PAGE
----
His stats have been all over the place, and he has played just plain badly in a couple of games. He committed two quick fouls against California and had to sit for long stretches of that big game, and then, at Washington, he went 5-for-15 shooting and had five uncharacteristic turnovers.
Nevertheless, it's not an overstatement to note that the Cats are a much better team when he's on the floor.
"You know," he explains, "it's cool when you play with guys who are willing to do what's necessary to win. There's that cliché about 'Know your role,' but in a way, it's true. We have guys on this team who know what their strengths are and they bring them to the game. Everybody does what they need to do to make us successful as a team. And Coach O keeps us focused, to say the least."
It appears to be a perfect mix. Walton and his teammates move the ball, hit the boards, play smothering defense and shoot well from 2 feet and 22 feet.
"It's a good feeling, knowing that you can beat anybody," he smiles. "Not many athletes get to know that feeling. Every time we step on the court, we know we're the best. The only way we get beat is if we don't play our best."
A lot of college athletes get caught up in the blur of the moment or are completely overwhelmed by the enormity of the entire college situation. Walton, on the other hand, appears to be acutely aware of all that is going on around, and while he does a masterful job of holding down the enthusiasm, he knows that he's on a collision course with history. He's already half of one of only three father-son tandems to play in the NCAA Final Four.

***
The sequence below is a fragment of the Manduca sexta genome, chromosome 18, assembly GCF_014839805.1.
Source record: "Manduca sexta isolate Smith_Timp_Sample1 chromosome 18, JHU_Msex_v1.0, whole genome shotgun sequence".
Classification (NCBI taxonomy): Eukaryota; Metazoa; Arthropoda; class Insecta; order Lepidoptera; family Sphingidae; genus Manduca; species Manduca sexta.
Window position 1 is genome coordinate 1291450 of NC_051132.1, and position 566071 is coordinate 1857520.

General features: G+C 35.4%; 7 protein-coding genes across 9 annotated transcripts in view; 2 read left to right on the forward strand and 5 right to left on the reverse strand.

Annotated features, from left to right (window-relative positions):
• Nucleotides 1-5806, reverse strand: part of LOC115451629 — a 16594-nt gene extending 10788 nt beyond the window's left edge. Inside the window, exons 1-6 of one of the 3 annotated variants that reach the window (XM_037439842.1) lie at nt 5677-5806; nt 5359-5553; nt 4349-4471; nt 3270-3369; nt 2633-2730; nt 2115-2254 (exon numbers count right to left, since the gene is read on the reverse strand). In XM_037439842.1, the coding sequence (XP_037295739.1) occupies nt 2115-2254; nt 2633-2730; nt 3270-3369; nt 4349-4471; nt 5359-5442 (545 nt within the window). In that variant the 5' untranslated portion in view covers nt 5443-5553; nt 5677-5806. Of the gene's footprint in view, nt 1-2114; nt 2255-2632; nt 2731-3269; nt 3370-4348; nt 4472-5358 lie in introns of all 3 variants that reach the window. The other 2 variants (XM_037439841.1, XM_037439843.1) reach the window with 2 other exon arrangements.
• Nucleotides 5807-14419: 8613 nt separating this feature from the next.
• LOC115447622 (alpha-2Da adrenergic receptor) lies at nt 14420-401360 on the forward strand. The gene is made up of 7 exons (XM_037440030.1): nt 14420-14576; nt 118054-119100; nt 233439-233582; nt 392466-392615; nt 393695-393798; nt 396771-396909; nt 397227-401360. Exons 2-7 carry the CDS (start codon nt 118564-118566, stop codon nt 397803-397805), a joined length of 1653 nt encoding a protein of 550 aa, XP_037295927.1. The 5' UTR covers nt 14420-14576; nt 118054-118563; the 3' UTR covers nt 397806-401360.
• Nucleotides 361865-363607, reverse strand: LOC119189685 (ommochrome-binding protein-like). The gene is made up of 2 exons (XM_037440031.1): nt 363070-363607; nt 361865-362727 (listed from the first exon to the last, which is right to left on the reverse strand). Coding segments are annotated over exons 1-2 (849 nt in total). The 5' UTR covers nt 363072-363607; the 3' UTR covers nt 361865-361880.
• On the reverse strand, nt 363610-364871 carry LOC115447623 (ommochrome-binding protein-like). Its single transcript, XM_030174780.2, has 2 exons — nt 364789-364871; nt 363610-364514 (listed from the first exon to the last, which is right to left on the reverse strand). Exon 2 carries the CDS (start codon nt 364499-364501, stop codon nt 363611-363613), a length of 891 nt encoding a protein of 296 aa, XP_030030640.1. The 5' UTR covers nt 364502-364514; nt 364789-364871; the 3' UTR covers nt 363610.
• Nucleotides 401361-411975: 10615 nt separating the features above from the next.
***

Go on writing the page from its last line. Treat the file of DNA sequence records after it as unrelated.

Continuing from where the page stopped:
He wants to be the younger half of the only duo that won the NCAA Championship.
ON MARCH 28, A week-and-a-half before this year's NCAA Championship game, Luke Walton will turn 23. Two days earlier, he'll mark the 30th anniversary of the night that his father, Bill Walton, put on the greatest display of basketball in the history of the NCAA Championships. Bill Walton's UCLA team was more than two-thirds of the way through a mind-boggling 88-game winning streak (a men's basketball record that will probably never be broken) when the team met Memphis State in St. Louis for the national title.
State (now called the University of Memphis) was led by Larry Kenon and Larry Finch, a killer inside-outside tandem that had steamrolled the opposition en route to the finals. Walton's Bruins were cool as ice, deadly efficient and just about ready for anything. As it turned out, nobody in the basketball world was ready for what happened that night.